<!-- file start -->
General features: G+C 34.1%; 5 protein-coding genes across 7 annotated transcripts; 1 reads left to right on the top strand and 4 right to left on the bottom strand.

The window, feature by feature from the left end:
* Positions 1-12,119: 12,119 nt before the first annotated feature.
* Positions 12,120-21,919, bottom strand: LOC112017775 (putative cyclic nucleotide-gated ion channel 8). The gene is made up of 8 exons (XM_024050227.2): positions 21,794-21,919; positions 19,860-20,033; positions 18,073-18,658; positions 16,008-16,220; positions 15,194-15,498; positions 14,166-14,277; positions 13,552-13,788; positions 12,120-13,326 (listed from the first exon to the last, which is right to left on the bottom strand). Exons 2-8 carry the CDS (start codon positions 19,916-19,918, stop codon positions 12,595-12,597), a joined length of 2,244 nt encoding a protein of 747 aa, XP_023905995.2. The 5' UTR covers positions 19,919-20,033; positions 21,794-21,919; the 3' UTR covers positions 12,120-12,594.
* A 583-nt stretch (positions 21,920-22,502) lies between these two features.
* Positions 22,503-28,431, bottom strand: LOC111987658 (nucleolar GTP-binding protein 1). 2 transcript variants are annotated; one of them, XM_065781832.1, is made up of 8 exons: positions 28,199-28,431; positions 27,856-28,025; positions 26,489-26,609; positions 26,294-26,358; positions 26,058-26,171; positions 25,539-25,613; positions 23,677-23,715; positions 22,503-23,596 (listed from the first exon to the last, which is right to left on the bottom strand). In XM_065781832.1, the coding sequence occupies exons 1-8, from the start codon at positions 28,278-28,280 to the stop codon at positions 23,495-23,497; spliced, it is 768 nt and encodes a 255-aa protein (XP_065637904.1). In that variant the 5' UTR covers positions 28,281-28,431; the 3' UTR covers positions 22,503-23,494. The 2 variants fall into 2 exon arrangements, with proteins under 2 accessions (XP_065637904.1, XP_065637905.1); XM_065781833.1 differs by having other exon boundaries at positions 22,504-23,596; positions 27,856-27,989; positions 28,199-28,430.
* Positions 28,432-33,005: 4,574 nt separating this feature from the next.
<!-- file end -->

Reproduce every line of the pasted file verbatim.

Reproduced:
General features: G+C 34.1%; 5 protein-coding genes across 7 annotated transcripts; 1 reads left to right on the top strand and 4 right to left on the bottom strand.

The window, feature by feature from the left end:
* Positions 1-12,119: 12,119 nt before the first annotated feature.
* Positions 12,120-21,919, bottom strand: LOC112017775 (putative cyclic nucleotide-gated ion channel 8). The gene is made up of 8 exons (XM_024050227.2): positions 21,794-21,919; positions 19,860-20,033; positions 18,073-18,658; positions 16,008-16,220; positions 15,194-15,498; positions 14,166-14,277; positions 13,552-13,788; positions 12,120-13,326 (listed from the first exon to the last, which is right to left on the bottom strand). Exons 2-8 carry the CDS (start codon positions 19,916-19,918, stop codon positions 12,595-12,597), a joined length of 2,244 nt encoding a protein of 747 aa, XP_023905995.2. The 5' UTR covers positions 19,919-20,033; positions 21,794-21,919; the 3' UTR covers positions 12,120-12,594.
* A 583-nt stretch (positions 21,920-22,502) lies between these two features.
* Positions 22,503-28,431, bottom strand: LOC111987658 (nucleolar GTP-binding protein 1). 2 transcript variants are annotated; one of them, XM_065781832.1, is made up of 8 exons: positions 28,199-28,431; positions 27,856-28,025; positions 26,489-26,609; positions 26,294-26,358; positions 26,058-26,171; positions 25,539-25,613; positions 23,677-23,715; positions 22,503-23,596 (listed from the first exon to the last, which is right to left on the bottom strand). In XM_065781832.1, the coding sequence occupies exons 1-8, from the start codon at positions 28,278-28,280 to the stop codon at positions 23,495-23,497; spliced, it is 768 nt and encodes a 255-aa protein (XP_065637904.1). In that variant the 5' UTR covers positions 28,281-28,431; the 3' UTR covers positions 22,503-23,494. The 2 variants fall into 2 exon arrangements, with proteins under 2 accessions (XP_065637904.1, XP_065637905.1); XM_065781833.1 differs by having other exon boundaries at positions 22,504-23,596; positions 27,856-27,989; positions 28,199-28,430.
* Positions 28,432-33,005: 4,574 nt separating this feature from the next.